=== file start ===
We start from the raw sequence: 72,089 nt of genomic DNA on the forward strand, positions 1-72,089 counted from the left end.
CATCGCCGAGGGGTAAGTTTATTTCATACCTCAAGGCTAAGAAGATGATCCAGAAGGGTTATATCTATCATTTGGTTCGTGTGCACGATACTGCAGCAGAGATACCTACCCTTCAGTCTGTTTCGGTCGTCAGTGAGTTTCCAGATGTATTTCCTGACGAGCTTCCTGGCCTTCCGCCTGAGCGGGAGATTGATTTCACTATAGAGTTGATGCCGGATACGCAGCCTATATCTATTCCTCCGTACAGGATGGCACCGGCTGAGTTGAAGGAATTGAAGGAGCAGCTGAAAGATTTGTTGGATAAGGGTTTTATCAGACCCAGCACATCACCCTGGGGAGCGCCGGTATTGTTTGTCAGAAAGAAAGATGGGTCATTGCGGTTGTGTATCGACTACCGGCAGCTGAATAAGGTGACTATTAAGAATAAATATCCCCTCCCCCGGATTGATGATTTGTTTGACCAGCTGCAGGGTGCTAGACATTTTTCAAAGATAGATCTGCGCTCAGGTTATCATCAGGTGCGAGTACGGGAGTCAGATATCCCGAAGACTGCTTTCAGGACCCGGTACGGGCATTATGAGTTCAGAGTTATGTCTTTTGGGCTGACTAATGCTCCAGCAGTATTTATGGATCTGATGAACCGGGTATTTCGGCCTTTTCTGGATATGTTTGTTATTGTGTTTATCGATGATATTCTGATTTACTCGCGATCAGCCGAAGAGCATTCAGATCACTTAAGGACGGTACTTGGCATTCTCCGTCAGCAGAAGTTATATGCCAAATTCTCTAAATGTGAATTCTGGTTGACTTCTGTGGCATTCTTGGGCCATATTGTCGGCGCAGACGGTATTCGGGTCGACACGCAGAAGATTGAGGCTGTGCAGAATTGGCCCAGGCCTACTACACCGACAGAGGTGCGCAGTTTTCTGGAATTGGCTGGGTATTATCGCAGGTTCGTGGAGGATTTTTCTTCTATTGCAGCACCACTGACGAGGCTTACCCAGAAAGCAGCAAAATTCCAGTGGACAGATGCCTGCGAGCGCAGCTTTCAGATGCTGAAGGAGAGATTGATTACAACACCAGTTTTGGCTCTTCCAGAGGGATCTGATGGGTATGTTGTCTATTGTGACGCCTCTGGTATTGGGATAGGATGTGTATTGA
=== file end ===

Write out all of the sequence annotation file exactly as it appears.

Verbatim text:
We start from the raw sequence: 72,089 nt of genomic DNA on the forward strand, positions 1-72,089 counted from the left end.
CATCGCCGAGGGGTAAGTTTATTTCATACCTCAAGGCTAAGAAGATGATCCAGAAGGGTTATATCTATCATTTGGTTCGTGTGCACGATACTGCAGCAGAGATACCTACCCTTCAGTCTGTTTCGGTCGTCAGTGAGTTTCCAGATGTATTTCCTGACGAGCTTCCTGGCCTTCCGCCTGAGCGGGAGATTGATTTCACTATAGAGTTGATGCCGGATACGCAGCCTATATCTATTCCTCCGTACAGGATGGCACCGGCTGAGTTGAAGGAATTGAAGGAGCAGCTGAAAGATTTGTTGGATAAGGGTTTTATCAGACCCAGCACATCACCCTGGGGAGCGCCGGTATTGTTTGTCAGAAAGAAAGATGGGTCATTGCGGTTGTGTATCGACTACCGGCAGCTGAATAAGGTGACTATTAAGAATAAATATCCCCTCCCCCGGATTGATGATTTGTTTGACCAGCTGCAGGGTGCTAGACATTTTTCAAAGATAGATCTGCGCTCAGGTTATCATCAGGTGCGAGTACGGGAGTCAGATATCCCGAAGACTGCTTTCAGGACCCGGTACGGGCATTATGAGTTCAGAGTTATGTCTTTTGGGCTGACTAATGCTCCAGCAGTATTTATGGATCTGATGAACCGGGTATTTCGGCCTTTTCTGGATATGTTTGTTATTGTGTTTATCGATGATATTCTGATTTACTCGCGATCAGCCGAAGAGCATTCAGATCACTTAAGGACGGTACTTGGCATTCTCCGTCAGCAGAAGTTATATGCCAAATTCTCTAAATGTGAATTCTGGTTGACTTCTGTGGCATTCTTGGGCCATATTGTCGGCGCAGACGGTATTCGGGTCGACACGCAGAAGATTGAGGCTGTGCAGAATTGGCCCAGGCCTACTACACCGACAGAGGTGCGCAGTTTTCTGGAATTGGCTGGGTATTATCGCAGGTTCGTGGAGGATTTTTCTTCTATTGCAGCACCACTGACGAGGCTTACCCAGAAAGCAGCAAAATTCCAGTGGACAGATGCCTGCGAGCGCAGCTTTCAGATGCTGAAGGAGAGATTGATTACAACACCAGTTTTGGCTCTTCCAGAGGGATCTGATGGGTATGTTGTCTATTGTGACGCCTCTGGTATTGGGATAGGATGTGTATTGA